Money, Family Responsibilities Limit Indigenous College Attendance
Tuesday, September 27, 2022
Native Americans must often overcome long odds to attain a college degree, but first-of-its kind data is helping educators better understand the problem, and New Mexico's new Opportunity Scholarship could also help.
The two-year-old scholarship has been expanded by lawmakers to cover all tuition and fees for some students, and funds can be used at any public postsecondary school or tribal college in the state.
Cheryl Crazy Bull, president and CEO of the American Indian College Fund, said most Indigenous students do not finish college within six years, and cost is the primary factor.
"We rarely think of people running out of money," Crazy Bull pointed out. "We assume that everybody has access to some. But if students are actually experiencing that, it's going to impact their ability to contribute to their own education."
A recent study by the National Native Scholarship Providers found the primary obstacle to college completion is affordability, causing overall college student attrition.
President Joe Biden's announcement last month about how the government will forgive some student loans highlighted the nation's $1.6 trillion student debt, and how it's preventing some students from making a larger contribution to society.
Crazy Bull cited data from 2014 showing 60% of all students entering four-year colleges and universities completed their academic degrees in six years, while it was true for only 36% of Indigenous students.
"More students have dependents, more students are expected to contribute to their family bills," Crazy Bull pointed out. "And then, because so many of the students are still first-generation students, a lot of them don't fully understand the cost of attending college."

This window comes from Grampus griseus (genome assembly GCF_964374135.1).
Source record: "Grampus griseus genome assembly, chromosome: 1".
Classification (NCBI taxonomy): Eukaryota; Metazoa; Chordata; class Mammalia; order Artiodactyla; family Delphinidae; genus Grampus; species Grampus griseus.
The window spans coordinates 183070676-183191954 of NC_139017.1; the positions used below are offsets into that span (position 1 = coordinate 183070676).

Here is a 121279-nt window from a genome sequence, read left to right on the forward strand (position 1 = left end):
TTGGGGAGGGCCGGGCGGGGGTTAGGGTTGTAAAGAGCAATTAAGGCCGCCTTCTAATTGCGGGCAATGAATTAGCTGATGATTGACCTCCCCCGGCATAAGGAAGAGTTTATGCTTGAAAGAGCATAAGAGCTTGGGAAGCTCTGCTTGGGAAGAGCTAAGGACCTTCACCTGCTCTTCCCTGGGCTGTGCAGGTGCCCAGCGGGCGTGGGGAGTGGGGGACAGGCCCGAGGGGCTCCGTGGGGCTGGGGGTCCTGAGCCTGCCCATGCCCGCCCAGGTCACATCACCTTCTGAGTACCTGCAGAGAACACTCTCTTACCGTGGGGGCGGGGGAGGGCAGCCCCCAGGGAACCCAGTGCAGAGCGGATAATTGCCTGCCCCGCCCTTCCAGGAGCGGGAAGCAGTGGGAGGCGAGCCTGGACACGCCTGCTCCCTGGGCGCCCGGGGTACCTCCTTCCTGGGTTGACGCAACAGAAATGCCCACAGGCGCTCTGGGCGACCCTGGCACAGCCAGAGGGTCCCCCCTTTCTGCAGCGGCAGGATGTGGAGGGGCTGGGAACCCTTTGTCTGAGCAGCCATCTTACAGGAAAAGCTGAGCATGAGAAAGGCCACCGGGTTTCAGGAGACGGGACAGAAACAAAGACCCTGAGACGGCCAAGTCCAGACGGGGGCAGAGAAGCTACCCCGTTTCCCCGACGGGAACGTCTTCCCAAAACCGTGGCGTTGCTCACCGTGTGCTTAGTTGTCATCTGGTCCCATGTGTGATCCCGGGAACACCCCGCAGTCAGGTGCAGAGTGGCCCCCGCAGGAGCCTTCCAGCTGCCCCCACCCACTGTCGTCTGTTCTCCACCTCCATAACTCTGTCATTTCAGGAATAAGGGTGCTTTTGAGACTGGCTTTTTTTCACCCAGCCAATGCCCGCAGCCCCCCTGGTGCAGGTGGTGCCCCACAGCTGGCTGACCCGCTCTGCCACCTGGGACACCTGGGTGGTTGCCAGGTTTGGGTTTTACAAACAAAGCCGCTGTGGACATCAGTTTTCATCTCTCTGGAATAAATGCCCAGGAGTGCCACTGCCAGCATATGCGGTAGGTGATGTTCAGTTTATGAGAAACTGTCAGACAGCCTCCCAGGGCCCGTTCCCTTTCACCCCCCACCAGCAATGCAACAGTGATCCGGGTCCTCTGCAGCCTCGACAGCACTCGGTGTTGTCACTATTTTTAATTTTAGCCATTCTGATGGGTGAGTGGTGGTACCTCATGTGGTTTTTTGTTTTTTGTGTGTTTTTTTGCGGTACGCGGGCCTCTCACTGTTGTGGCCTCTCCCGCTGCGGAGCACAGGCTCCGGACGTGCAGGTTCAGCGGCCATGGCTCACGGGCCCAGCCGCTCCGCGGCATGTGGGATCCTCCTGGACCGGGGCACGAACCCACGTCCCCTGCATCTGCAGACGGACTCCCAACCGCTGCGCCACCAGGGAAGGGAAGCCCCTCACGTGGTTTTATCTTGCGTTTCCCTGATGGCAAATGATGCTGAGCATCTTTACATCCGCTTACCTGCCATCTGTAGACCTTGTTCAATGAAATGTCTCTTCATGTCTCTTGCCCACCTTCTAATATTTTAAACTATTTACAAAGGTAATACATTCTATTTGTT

New Mexico's Opportunity Scholarship, which only requires a minimum of six credit hours per semester, is intended to provide funds to those who may have graduated from high school or started college years before, and want to complete their degree.
Support for this reporting was provided by Lumina Foundation.
get more stories like this via email
This is the last weekend to get involved in a photo competition designed to encourage Montanans to explore the wilderness with their pets. There …
In a new poll, about a quarter of Hispanic students in post-high school education and training programs report feeling discriminated against…
New Yorkers are preparing for an impending government shutdown. State officials are worried about how it could impact the work state agencies have …
Advocates are drawing attention to systemic racism in farming across North Carolina and the nation. The National Farm Worker Ministry is hosting its …
Researchers have found the amount of land affected by saltwater intrusion on the Delmarva Peninsula has dramatically increased in recent years…
The arrival of fall has farmers transitioning to the harvest season, but what if some gathered their crops with rows of solar panels right alongside …
A new report finds more than half of the sewage facilities in Idaho had pollution violations in 2022. The sixth annual analysis by the Idaho …
Amid the United Auto Workers strike, some advocates argued it is time to implement clean car standards. Gary Schlack, a city council member in Allen …